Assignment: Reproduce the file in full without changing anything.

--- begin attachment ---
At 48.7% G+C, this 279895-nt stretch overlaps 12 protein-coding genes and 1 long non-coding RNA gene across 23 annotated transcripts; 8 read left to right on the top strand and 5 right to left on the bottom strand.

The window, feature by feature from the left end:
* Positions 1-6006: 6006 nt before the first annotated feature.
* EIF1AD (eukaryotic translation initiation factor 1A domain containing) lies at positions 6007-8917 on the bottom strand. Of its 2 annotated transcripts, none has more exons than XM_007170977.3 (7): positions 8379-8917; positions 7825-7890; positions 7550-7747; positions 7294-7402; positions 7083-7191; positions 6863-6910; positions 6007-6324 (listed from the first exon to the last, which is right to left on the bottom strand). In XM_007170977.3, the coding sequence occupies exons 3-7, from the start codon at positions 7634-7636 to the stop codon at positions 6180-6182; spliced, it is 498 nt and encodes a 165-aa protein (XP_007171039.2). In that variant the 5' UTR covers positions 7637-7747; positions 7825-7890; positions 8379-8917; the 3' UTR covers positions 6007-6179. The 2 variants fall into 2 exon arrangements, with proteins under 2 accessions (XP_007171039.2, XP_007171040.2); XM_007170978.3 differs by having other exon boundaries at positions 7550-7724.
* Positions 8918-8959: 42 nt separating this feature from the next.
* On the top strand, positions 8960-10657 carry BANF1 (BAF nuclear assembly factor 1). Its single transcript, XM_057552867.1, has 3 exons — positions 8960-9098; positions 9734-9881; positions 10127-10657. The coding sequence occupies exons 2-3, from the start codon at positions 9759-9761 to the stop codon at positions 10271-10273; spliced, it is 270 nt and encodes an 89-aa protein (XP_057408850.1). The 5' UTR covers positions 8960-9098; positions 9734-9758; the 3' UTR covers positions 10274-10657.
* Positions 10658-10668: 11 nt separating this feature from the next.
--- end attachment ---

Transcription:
At 48.7% G+C, this 279895-nt stretch overlaps 12 protein-coding genes and 1 long non-coding RNA gene across 23 annotated transcripts; 8 read left to right on the top strand and 5 right to left on the bottom strand.

The window, feature by feature from the left end:
* Positions 1-6006: 6006 nt before the first annotated feature.
* EIF1AD (eukaryotic translation initiation factor 1A domain containing) lies at positions 6007-8917 on the bottom strand. Of its 2 annotated transcripts, none has more exons than XM_007170977.3 (7): positions 8379-8917; positions 7825-7890; positions 7550-7747; positions 7294-7402; positions 7083-7191; positions 6863-6910; positions 6007-6324 (listed from the first exon to the last, which is right to left on the bottom strand). In XM_007170977.3, the coding sequence occupies exons 3-7, from the start codon at positions 7634-7636 to the stop codon at positions 6180-6182; spliced, it is 498 nt and encodes a 165-aa protein (XP_007171039.2). In that variant the 5' UTR covers positions 7637-7747; positions 7825-7890; positions 8379-8917; the 3' UTR covers positions 6007-6179. The 2 variants fall into 2 exon arrangements, with proteins under 2 accessions (XP_007171039.2, XP_007171040.2); XM_007170978.3 differs by having other exon boundaries at positions 7550-7724.
* Positions 8918-8959: 42 nt separating this feature from the next.
* On the top strand, positions 8960-10657 carry BANF1 (BAF nuclear assembly factor 1). Its single transcript, XM_057552867.1, has 3 exons — positions 8960-9098; positions 9734-9881; positions 10127-10657. The coding sequence occupies exons 2-3, from the start codon at positions 9759-9761 to the stop codon at positions 10271-10273; spliced, it is 270 nt and encodes an 89-aa protein (XP_057408850.1). The 5' UTR covers positions 8960-9098; positions 9734-9758; the 3' UTR covers positions 10274-10657.
* Positions 10658-10668: 11 nt separating this feature from the next.